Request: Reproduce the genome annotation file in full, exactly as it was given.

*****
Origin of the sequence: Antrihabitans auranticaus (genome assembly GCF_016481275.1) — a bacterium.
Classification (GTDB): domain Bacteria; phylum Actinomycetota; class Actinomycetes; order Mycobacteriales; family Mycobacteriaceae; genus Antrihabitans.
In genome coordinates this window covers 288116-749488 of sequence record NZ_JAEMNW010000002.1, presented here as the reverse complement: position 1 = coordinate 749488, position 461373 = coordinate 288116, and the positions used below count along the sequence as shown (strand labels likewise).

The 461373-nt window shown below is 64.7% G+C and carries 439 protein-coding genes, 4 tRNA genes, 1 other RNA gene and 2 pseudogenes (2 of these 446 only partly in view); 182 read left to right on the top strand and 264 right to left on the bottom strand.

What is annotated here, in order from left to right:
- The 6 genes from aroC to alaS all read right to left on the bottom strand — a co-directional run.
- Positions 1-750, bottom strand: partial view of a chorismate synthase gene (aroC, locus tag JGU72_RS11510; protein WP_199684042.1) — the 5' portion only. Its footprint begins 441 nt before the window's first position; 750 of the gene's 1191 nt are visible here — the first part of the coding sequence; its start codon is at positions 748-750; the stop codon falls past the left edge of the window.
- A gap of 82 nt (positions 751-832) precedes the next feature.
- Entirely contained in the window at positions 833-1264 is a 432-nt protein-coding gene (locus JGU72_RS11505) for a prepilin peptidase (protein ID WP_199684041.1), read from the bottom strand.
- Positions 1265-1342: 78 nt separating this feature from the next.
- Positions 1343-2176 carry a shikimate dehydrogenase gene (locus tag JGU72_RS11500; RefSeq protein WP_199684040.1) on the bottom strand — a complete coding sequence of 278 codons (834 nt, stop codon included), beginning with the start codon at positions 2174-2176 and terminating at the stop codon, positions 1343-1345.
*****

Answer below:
Origin of the sequence: Antrihabitans auranticaus (genome assembly GCF_016481275.1) — a bacterium.
Classification (GTDB): domain Bacteria; phylum Actinomycetota; class Actinomycetes; order Mycobacteriales; family Mycobacteriaceae; genus Antrihabitans.
In genome coordinates this window covers 288116-749488 of sequence record NZ_JAEMNW010000002.1, presented here as the reverse complement: position 1 = coordinate 749488, position 461373 = coordinate 288116, and the positions used below count along the sequence as shown (strand labels likewise).

The 461373-nt window shown below is 64.7% G+C and carries 439 protein-coding genes, 4 tRNA genes, 1 other RNA gene and 2 pseudogenes (2 of these 446 only partly in view); 182 read left to right on the top strand and 264 right to left on the bottom strand.

What is annotated here, in order from left to right:
- The 6 genes from aroC to alaS all read right to left on the bottom strand — a co-directional run.
- Positions 1-750, bottom strand: partial view of a chorismate synthase gene (aroC, locus tag JGU72_RS11510; protein WP_199684042.1) — the 5' portion only. Its footprint begins 441 nt before the window's first position; 750 of the gene's 1191 nt are visible here — the first part of the coding sequence; its start codon is at positions 748-750; the stop codon falls past the left edge of the window.
- A gap of 82 nt (positions 751-832) precedes the next feature.
- Entirely contained in the window at positions 833-1264 is a 432-nt protein-coding gene (locus JGU72_RS11505) for a prepilin peptidase (protein ID WP_199684041.1), read from the bottom strand.
- Positions 1265-1342: 78 nt separating this feature from the next.
- Positions 1343-2176 carry a shikimate dehydrogenase gene (locus tag JGU72_RS11500; RefSeq protein WP_199684040.1) on the bottom strand — a complete coding sequence of 278 codons (834 nt, stop codon included), beginning with the start codon at positions 2174-2176 and terminating at the stop codon, positions 1343-1345.